Alfred Austin: English Poet-Laureate
Written by: Encyclopaedia Britannica, 11th Edition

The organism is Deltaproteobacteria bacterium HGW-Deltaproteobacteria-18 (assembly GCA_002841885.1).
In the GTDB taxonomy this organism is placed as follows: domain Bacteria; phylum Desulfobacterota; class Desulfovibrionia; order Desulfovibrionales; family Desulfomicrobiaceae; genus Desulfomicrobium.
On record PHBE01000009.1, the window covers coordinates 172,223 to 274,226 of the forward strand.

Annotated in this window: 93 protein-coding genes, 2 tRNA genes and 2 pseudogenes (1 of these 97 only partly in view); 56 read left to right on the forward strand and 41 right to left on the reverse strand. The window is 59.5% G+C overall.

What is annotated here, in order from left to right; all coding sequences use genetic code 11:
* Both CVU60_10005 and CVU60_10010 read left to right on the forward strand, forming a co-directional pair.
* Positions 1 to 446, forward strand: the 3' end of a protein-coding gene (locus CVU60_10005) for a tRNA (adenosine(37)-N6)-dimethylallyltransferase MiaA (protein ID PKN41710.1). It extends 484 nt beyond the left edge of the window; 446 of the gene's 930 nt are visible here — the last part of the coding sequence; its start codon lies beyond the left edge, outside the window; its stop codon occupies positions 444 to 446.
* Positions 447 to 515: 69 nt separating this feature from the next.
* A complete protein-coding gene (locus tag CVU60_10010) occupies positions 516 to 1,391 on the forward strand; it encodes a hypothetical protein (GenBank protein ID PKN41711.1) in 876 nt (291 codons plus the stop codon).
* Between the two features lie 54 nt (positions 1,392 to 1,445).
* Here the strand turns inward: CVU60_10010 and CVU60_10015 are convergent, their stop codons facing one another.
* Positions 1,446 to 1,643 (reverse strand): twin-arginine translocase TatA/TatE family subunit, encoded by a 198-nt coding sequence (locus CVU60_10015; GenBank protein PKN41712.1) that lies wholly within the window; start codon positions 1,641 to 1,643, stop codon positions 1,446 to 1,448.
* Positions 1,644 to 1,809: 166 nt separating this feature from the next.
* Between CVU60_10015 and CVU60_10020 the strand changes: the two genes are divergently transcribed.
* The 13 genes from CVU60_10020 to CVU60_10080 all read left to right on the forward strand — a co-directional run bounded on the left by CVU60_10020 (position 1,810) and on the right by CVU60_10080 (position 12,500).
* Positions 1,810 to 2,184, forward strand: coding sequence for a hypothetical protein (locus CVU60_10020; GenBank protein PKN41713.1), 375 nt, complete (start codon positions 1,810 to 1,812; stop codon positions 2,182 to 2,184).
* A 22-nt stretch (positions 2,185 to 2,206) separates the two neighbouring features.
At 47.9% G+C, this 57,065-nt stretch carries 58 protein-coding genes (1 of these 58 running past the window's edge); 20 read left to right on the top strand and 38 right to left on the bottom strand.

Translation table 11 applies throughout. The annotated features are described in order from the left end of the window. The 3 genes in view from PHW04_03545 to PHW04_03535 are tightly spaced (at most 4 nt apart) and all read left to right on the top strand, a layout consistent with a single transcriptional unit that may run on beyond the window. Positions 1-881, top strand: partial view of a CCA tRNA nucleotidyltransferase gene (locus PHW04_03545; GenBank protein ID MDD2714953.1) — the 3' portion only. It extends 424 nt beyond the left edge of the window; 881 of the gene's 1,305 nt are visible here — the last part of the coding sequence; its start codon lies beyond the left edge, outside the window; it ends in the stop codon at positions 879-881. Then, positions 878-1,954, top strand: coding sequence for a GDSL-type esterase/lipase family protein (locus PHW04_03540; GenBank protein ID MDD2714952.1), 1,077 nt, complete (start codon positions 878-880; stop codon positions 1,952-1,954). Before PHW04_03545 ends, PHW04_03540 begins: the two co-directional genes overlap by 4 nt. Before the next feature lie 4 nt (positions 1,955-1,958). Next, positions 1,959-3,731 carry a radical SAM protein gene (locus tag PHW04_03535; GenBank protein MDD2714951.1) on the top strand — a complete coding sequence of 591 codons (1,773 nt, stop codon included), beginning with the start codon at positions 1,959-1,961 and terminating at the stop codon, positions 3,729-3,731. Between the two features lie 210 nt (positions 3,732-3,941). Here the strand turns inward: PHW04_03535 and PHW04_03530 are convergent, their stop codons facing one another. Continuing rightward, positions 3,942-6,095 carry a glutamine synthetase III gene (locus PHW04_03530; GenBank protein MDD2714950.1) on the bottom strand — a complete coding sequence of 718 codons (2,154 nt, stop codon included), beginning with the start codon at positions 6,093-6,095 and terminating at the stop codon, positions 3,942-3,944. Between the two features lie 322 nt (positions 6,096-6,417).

Alfred Austin, English poet-laureate, was born at Headingley, near Leeds, on the 30th of May 1835. His father, Joseph Austin, was a merchant of the city of Leeds; his mother, a sister of Joseph Locke, M.P. for Honiton. Mr Austin was educated at Stonyhurst, Oscott, and London University, where he graduated in 1853. He was called to the bar four years later, and practised as a barrister for a short time; but in 1861, after two comparatively false starts in poetry and fiction, he made his first noteworthy appearance as a writer with a satire called The Season, which contained incisive lines, and was marked by some promise both in wit and observation. In 1870 he published a volume of criticism, The Poetry of the Period, which was again conceived in a spirit of satirical invective, and attacked Tennyson, Browning, Matthew Arnold and Swinburne in no half-hearted fashion. The book aroused some discussion at the time, but its judgments were extremely uncritical. In 1881 Mr Austin returned to verse with a tragedy, Savonarola, to which he added Soliloquies in 1882, Prince Lucifer in 1887, England’s Darling in 1896, The Conversion of Winckelmannin 1897, &c. A keen Conservative in politics, for several years he edited The National Review, and wrote leading articles for The Standard. On Tennyson’s death in 1892 it was felt that none of the then living poets, except Swinburne or William Morris, who were outside consideration on other grounds, was of sufficient distinction to succeed to the laurel crown, and for several years no new poet-laureate was nominated. In the interval the claims of one writer and another were much canvassed, but eventually, in 1896, Mr Austin was appointed. As poet-laureate, his occasional verses did not escape adverse criticism; his hasty poem in praise of the Jameson Raid in 1896 being a notable instance. The most effective characteristic of Mr Austin’s poetry, as of the best of his prose, is a genuine and intimate love of nature. His prose idylls, The Garden that I love and In Veronica’s Garden, are full of a pleasant, open-air flavour, which is also the outstanding feature of his English Lyrics. His lyrical poems are wanting in spontaneity and individuality, but many of them possess a simple, orderly charm, as of an English country lane. He has, indeed, a true love of England, sometimes not without a suspicion of insularity, but always fresh and ingenuous. A drama by him, Flodden Field, was acted at His Majesty’s theatre in 1903.